Christian K. Adams, Treasurer, Federal Bar Association, says that your BCP should also include technology backup plans and actionable items to confirm that your staff is safe and your office is protected. You need information on how your clients will be able to access services even if personnel are not available, and how you will secure your data, property and other assets.
But, Adams says to keep in mind these plans are not a one-size-fits-all undertaking. Types and intensity of disasters vary, as do the resources available to ensure recovery post-disaster.
Oftentimes, law firms will look at sample BCPs to come up with their own. The American Bar Association’s guide Surviving a Disaster: A Lawyer’s Guide to Disaster Planning provides approaches to business continuity planning, a preparedness checklist and a sample plan that you can turn to when you’re just starting out. Legal Management also published “Staying Afloat When Distraction Strikes,” which covers things to consider.
However, keep in mind that because of evolving technology and high-level threats, you need an updated 2018 sample to turn to.
ENSURING YOUR BCP IS AUDIT AND RFP-FRIENDLY
Your BCP is going to come with some legal issues of its own that you must not overlook. You also may want to hire a law firm consultant to help you come up with your plan and guarantee that you are compliant with audits and RFP regulations. Otherwise, your firm could be in big trouble, on top of all the disruptions you’ll be facing if a disaster strikes.
“Lawyers must safeguard clients’ property and maintain client confidentiality and communications,” says Adams. “These obligations are neither excused nor waived following a disaster. The failure on the part of a lawyer to prepare for disasters could lead to violations of ethics rules or even expose the lawyer to civil liability for his or her inability to protect a client’s property and interests.” He notes that to guarantee that client information is protected, law firm management must proactively incorporate business continuity considerations into the overall design of its law firm’s business model to mitigate the risk of service disruptions.
“Law firms that commit the finances and resources necessary to implement a business continuity/disaster recovery plan will be in a better position to meet their strategic, ethical and legal obligations to clients.”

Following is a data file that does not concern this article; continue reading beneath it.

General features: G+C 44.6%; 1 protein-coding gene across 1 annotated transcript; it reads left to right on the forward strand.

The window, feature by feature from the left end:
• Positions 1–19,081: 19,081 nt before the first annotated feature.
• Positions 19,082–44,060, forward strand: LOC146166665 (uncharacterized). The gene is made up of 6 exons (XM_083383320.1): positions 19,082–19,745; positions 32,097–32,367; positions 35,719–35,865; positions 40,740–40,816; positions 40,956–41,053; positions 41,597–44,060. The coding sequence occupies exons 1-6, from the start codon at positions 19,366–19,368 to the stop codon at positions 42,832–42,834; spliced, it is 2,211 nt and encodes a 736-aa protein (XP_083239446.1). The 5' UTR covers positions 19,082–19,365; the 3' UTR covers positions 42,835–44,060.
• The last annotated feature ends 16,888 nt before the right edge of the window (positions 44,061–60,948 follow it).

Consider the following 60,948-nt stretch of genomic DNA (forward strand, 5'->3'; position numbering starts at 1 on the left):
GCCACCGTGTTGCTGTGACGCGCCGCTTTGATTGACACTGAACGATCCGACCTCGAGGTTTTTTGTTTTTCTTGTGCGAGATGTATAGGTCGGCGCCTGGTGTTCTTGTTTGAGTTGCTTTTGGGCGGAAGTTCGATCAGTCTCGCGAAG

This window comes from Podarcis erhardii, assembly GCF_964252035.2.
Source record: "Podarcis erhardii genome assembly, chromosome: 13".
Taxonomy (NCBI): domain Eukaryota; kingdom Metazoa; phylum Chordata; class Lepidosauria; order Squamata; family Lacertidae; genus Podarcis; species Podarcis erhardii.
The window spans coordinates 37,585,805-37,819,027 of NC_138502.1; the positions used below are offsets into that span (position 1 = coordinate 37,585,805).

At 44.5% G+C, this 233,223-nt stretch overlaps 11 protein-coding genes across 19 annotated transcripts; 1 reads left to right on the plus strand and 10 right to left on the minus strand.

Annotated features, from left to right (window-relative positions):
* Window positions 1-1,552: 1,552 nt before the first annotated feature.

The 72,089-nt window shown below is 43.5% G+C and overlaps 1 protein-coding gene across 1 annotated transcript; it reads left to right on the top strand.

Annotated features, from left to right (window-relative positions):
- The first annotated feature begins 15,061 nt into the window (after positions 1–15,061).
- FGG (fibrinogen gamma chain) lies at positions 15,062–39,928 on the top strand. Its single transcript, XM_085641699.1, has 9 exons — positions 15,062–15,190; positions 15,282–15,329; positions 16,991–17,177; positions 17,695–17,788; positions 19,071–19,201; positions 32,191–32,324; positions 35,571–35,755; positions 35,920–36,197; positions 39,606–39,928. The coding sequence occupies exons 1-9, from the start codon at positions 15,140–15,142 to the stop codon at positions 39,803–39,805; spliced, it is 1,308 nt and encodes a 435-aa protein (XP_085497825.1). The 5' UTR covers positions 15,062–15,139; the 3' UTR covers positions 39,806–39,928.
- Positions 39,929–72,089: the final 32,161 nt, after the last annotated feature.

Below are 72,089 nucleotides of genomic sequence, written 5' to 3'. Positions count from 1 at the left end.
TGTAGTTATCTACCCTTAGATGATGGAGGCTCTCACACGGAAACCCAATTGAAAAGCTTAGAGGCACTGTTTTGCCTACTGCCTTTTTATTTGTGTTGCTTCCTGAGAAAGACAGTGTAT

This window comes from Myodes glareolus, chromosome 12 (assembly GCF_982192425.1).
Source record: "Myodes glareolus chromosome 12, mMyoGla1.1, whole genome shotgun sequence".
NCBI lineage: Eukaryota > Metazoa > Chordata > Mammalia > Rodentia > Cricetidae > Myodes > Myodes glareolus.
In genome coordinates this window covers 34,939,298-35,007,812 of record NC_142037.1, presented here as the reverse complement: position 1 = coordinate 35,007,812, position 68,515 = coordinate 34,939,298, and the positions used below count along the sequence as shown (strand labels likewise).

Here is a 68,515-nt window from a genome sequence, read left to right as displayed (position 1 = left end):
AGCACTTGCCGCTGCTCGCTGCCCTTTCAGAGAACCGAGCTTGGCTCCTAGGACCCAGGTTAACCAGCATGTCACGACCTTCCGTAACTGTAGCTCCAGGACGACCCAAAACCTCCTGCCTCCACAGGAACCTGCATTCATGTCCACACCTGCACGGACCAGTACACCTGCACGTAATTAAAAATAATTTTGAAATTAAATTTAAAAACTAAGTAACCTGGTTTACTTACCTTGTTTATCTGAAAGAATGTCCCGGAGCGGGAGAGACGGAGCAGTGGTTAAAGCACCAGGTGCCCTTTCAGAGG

If you want to stay competitive and satisfy your clients, you may need to take the extra steps when it comes to your BCP. According to Scourby, some clients are now requiring that law firms become certified in business continuity standards like ISO 22301 (business continuity management standards), ISO 27001 (information security management standards) or ISO 27032 (cybersecurity management standards).
WORTH THE EFFORT
Though it may take some time, money, effort and strategizing to put together your BCP, in the end, it can save your law firm from a loss in revenue and productivity, and ensure that it will continue to be successful for years to come.
“Any event that disrupts the normal flow of business can cause a decrease in revenue and can even cost a law firm its clients if the situation is not handled properly and promptly,” says Adams. “Law firms that commit the finances and resources necessary to implement a business continuity/disaster recovery plan will be in a better position to meet their strategic, ethical and legal obligations to clients.”
About the Author
Kylie Ora Lobell is a freelance writer living in Los Angeles. She covers legal issues, blogs about content marketing, and reports on Jewish topics. She’s been published in Tablet Magazine, NewsCred, The Jewish Journal of Los Angeles and CMO.com.
Continue the Conversation in National Harbor
Kathryn Scourby will discuss business continuity plans in detail at our Annual Conference & Expo in National Harbor, May 3–6. In her session, “A Law Firm’s Competitive Edge: Writing Effective Business Continuity Plans,” Scourby will send attendees home with a template that they can bring back to their office to customize for their firms.
Get a preview of this session on our recent podcast with Scourby by listening at alanet.org/podcasts.